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TafaEastern Europeans, Romance-speaking world Jhyuk
Lyuut IPAroˈmɨnʲ Jhyuk
Á̱ ku nwuak a̱lyootA̱rom Jhyuk
Female form of labelromâncă, румынка Jhyuk
Male form of labelromân, румын Jhyuk

A̱romaniya ba, (Romaniya: români, á̱ ngyei [roˈmɨnʲ]; a̱khwukhwop a̱lyoot nta A̱vi̱lak) yet nwap ja ji̱ lyiat a̱lyem Roman a̱ghyang[1][2][3][4] ma̱ A̱ka̱wa̱tyia̱, A̱tyin ma̱ng A̱tak-a̱tyin Yurop.[5] Ma̱nang ba̱ byia̱ taada jhyiung a̱wot ba̱ si̱ byia̱ a̱tyia̱-a̱khwop a̱nyiung, a̱wot ba̱ lyiat a̱lyem Romaniya ka a̱ni, ba̱ swan ma̱ ba̱t mi̱ bibyin Romaniya ma̱ng Ma̱li̱dova hwa. Fang á̱niet nang á̱ ku nyia̱ a̱ni ma̱ a̱lyia̱ 2021 mi̱ Romaniya ku shyia̱ nang á̱niet-a̱byin %89.3 bya yei a̱pyia̱ mba ka nwap A̱romaniya a̱ni.[6]

Ya̱fang[jhyuk | jhyuk a̱tyin ka]

  1. Pop, Ioan-Aurel (1996). Romanians and Hungarians from the 9th to the 14th century. Romanian Cultural Foundation. ISBN 0-88033-440-1. We could say that contemporary Europe is made up of three large groups of peoples, divided on the criteria of their origin and linguistic affiliation. They are the following: the Romanic or neo-Latin peoples (Italians, Spaniards, Portuguese, French, Romanians, etc.), the Germanic peoples (Germans proper, English, Dutch, Danes, Norwegians, Swedes, Icelanders, etc.), and the Slavic peoples (Russians, Ukrainians, Belorussians, Poles, Czechs, Slovaks, Bulgarians, Serbs, Croats, Slovenians, etc.)
  2. Minahan, James (2000). One Europe, Many Nations: A Historical Dictionary of European National Groups. Greenwood Publishing Group. p. 548. ISBN 0-313-30984-1. The Romanians are a Latin nation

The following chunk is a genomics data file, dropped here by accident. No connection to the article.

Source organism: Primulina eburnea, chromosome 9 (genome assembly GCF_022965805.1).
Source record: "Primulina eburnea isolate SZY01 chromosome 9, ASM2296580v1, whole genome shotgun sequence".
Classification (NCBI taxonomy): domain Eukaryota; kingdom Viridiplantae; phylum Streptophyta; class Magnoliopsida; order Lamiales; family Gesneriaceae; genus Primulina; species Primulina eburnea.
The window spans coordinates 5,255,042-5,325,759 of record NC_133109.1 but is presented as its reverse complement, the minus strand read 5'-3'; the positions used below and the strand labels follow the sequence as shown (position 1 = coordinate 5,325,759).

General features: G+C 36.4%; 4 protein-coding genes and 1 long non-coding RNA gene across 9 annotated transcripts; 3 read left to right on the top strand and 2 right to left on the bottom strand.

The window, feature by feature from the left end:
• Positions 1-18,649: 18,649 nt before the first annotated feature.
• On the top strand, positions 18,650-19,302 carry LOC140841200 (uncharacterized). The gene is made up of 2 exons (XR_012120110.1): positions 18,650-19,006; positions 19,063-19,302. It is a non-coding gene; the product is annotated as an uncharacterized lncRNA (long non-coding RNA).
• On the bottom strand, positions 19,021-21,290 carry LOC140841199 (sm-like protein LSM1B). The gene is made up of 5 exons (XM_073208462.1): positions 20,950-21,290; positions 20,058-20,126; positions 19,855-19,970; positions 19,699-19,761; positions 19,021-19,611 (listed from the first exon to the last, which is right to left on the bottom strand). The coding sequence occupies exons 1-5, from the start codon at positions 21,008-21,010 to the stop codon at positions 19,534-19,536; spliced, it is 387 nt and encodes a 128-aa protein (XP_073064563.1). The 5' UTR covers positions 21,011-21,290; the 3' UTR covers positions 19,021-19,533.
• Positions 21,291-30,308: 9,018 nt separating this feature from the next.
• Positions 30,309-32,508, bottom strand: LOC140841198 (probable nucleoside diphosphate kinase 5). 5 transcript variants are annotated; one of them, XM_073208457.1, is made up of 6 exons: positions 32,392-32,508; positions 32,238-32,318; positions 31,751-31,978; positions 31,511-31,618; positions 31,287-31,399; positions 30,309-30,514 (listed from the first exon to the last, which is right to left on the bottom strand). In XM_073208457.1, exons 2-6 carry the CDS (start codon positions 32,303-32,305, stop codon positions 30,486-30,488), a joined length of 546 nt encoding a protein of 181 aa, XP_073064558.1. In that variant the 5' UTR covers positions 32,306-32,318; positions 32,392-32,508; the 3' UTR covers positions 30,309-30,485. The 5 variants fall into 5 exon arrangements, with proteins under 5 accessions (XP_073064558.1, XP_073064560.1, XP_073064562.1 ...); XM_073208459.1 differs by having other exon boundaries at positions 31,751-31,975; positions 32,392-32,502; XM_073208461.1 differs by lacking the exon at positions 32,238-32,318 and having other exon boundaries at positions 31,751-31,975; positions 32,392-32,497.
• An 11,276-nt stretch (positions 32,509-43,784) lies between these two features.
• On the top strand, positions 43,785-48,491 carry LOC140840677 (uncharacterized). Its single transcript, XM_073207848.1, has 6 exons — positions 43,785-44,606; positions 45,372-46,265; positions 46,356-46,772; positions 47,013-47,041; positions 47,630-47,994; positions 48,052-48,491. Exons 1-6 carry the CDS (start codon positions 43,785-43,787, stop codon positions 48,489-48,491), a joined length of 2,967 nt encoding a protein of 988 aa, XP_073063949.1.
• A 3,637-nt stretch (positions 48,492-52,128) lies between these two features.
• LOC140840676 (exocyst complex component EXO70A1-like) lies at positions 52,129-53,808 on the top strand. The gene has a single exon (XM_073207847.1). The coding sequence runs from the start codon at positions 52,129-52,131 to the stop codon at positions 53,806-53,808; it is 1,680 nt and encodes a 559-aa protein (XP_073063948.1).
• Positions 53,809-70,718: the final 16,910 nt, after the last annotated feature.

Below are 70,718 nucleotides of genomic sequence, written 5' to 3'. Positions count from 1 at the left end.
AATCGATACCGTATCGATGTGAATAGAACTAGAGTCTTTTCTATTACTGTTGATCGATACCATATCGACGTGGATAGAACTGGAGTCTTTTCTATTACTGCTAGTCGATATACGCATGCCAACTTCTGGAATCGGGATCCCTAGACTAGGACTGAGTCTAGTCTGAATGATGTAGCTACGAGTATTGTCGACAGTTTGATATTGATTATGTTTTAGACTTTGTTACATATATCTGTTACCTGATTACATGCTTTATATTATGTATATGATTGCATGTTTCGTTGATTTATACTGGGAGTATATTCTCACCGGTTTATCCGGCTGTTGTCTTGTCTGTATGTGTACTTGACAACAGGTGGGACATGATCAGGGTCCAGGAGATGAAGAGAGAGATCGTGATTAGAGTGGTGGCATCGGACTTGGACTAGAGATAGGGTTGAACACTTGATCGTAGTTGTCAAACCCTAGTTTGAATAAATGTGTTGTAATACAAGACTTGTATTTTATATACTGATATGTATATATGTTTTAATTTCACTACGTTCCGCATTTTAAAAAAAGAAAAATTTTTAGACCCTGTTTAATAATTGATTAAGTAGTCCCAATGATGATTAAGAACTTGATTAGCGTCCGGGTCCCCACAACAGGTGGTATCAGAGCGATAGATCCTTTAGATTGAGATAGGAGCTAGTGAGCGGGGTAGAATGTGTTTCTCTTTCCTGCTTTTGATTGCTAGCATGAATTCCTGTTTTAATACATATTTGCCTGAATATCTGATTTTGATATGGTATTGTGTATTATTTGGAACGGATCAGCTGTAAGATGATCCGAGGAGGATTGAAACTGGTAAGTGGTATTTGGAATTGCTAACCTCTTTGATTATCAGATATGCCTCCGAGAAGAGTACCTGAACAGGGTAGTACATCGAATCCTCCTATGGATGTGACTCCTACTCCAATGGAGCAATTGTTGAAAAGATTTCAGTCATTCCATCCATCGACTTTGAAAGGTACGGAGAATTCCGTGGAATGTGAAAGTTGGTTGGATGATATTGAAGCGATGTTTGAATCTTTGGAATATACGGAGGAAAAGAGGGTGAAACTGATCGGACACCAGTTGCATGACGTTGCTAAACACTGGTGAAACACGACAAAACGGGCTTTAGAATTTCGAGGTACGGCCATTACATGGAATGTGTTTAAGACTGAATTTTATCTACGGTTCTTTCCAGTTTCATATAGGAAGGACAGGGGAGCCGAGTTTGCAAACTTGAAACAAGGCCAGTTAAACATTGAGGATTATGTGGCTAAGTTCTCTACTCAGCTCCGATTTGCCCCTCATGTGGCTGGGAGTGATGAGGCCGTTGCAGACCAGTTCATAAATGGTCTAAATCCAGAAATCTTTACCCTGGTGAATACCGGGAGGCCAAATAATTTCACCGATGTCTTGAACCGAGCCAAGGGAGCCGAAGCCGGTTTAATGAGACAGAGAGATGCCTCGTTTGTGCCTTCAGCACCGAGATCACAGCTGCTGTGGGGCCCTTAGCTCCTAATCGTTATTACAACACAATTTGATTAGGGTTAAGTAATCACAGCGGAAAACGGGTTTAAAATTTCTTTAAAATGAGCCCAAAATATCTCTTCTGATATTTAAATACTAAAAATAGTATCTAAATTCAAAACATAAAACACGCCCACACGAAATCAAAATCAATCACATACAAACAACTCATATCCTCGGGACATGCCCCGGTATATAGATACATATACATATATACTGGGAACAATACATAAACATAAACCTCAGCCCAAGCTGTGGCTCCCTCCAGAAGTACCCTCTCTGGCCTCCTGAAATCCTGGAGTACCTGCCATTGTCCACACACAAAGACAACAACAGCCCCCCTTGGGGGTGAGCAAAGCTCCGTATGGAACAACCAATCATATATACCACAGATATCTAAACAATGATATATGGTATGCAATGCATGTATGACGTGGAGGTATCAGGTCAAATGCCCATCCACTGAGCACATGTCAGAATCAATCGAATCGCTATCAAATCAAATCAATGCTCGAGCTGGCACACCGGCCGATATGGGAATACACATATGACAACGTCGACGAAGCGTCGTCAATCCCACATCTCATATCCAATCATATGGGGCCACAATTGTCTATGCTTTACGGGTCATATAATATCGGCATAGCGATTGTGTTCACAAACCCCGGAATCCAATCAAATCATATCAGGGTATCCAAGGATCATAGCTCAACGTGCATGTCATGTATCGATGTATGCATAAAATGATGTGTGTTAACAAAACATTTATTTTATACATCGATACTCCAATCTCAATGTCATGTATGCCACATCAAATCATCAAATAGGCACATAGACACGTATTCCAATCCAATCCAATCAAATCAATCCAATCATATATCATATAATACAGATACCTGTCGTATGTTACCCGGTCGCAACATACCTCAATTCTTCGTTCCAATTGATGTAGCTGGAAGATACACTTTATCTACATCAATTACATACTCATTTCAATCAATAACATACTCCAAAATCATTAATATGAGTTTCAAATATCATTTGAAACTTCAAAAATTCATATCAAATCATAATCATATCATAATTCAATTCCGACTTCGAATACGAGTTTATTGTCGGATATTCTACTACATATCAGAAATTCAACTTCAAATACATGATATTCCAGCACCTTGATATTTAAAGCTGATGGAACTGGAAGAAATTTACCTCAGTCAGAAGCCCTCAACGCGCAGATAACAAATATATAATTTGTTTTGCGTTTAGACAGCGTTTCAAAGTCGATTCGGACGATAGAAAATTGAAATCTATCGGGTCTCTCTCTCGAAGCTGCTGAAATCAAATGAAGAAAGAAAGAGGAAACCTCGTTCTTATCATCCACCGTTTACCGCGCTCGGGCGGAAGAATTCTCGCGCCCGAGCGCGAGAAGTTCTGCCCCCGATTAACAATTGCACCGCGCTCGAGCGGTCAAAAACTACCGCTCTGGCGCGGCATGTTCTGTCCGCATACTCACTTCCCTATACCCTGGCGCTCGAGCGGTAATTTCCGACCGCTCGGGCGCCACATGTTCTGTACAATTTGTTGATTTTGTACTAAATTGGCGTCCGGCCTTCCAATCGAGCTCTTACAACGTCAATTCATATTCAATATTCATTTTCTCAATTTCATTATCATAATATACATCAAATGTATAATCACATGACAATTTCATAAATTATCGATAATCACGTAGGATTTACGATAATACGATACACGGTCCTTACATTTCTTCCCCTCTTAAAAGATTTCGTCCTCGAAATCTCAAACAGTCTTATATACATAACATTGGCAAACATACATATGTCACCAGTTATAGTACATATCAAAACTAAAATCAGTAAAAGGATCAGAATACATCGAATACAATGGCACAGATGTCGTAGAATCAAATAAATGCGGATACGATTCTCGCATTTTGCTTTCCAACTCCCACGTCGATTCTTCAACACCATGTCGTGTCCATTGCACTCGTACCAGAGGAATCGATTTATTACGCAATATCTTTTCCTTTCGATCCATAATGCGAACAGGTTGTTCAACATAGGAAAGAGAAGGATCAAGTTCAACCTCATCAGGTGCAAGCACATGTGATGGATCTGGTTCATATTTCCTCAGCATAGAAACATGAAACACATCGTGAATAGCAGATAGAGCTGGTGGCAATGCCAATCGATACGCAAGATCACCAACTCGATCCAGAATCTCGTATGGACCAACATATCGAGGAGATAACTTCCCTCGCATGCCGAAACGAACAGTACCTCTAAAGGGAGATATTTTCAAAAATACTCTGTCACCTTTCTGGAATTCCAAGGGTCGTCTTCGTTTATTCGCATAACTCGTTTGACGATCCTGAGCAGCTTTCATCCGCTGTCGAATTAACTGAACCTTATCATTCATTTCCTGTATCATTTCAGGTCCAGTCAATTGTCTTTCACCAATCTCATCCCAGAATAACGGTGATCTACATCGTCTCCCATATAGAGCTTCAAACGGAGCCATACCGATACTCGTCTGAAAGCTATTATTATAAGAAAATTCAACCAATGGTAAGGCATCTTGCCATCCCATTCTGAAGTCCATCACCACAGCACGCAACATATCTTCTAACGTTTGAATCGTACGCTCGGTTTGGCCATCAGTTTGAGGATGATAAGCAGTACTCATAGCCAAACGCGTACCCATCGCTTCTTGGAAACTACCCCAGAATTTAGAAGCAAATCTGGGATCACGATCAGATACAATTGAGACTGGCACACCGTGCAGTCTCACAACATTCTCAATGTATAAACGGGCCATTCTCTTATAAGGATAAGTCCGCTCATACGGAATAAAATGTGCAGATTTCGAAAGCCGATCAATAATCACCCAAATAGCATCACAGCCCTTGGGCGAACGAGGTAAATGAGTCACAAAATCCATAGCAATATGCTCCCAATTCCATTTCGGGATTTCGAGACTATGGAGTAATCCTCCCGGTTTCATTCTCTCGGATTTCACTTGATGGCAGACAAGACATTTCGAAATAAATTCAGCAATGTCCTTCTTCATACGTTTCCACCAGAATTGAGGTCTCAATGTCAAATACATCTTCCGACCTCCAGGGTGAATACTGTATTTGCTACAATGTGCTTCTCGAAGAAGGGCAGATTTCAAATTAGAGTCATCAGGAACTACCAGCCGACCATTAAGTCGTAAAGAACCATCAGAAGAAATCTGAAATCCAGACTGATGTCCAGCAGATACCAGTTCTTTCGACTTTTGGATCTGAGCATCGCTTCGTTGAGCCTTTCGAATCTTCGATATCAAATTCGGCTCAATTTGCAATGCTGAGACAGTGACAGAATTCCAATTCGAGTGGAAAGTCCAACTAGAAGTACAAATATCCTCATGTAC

3. Minahan, James (2000). One Europe, Many Nations: A Historical Dictionary of European National Groups. Greenwood Publishing Group. p. 776. ISBN 0-313-30984-1. Romance (Latin) nations... Romanians
  4. Cole, Jeffrey (2011). Ethnic Groups of Europe: An Encyclopedia. ABC-CLIO. ISBN 978-1-59884-302-6. Romanians are the only Latin people to adopt Orthodoxy
  5. "Vlach - History, Language & Culture". britannica.com (in English). Retrieved 21 Zwat A̱kubunyiung 2023. Although the origin of Aromanian and Meglenoromanian (and Romanian) from Balkan Latin is beyond question, it is unclear to what extent contemporary Balkan Romance speakers are descended from Roman colonists or from indigenous pre-Roman Balkan populations who shifted to Latin.[...] Nationalist historians deploy one or the other scenario to justify modern territorial claims or claims to indigeneity. Thus, Hungarian (Magyar) claims to Transylvania assume a complete Roman exodus from Dacia, while Romanian claims assume that Romance continued to be spoken by Romanized Dacians. Most scholars who are not nationally affiliated assume the second scenario.
  6. Bogdan Păcurar (30 December 2022). "Recensământ 2022. România are 19.053.815 locuitori. Țara noastră a pierdut peste un milion de locuitori față de acum 10 ani". Digi24.ro (in Romanian). Retrieved 30 December 2022.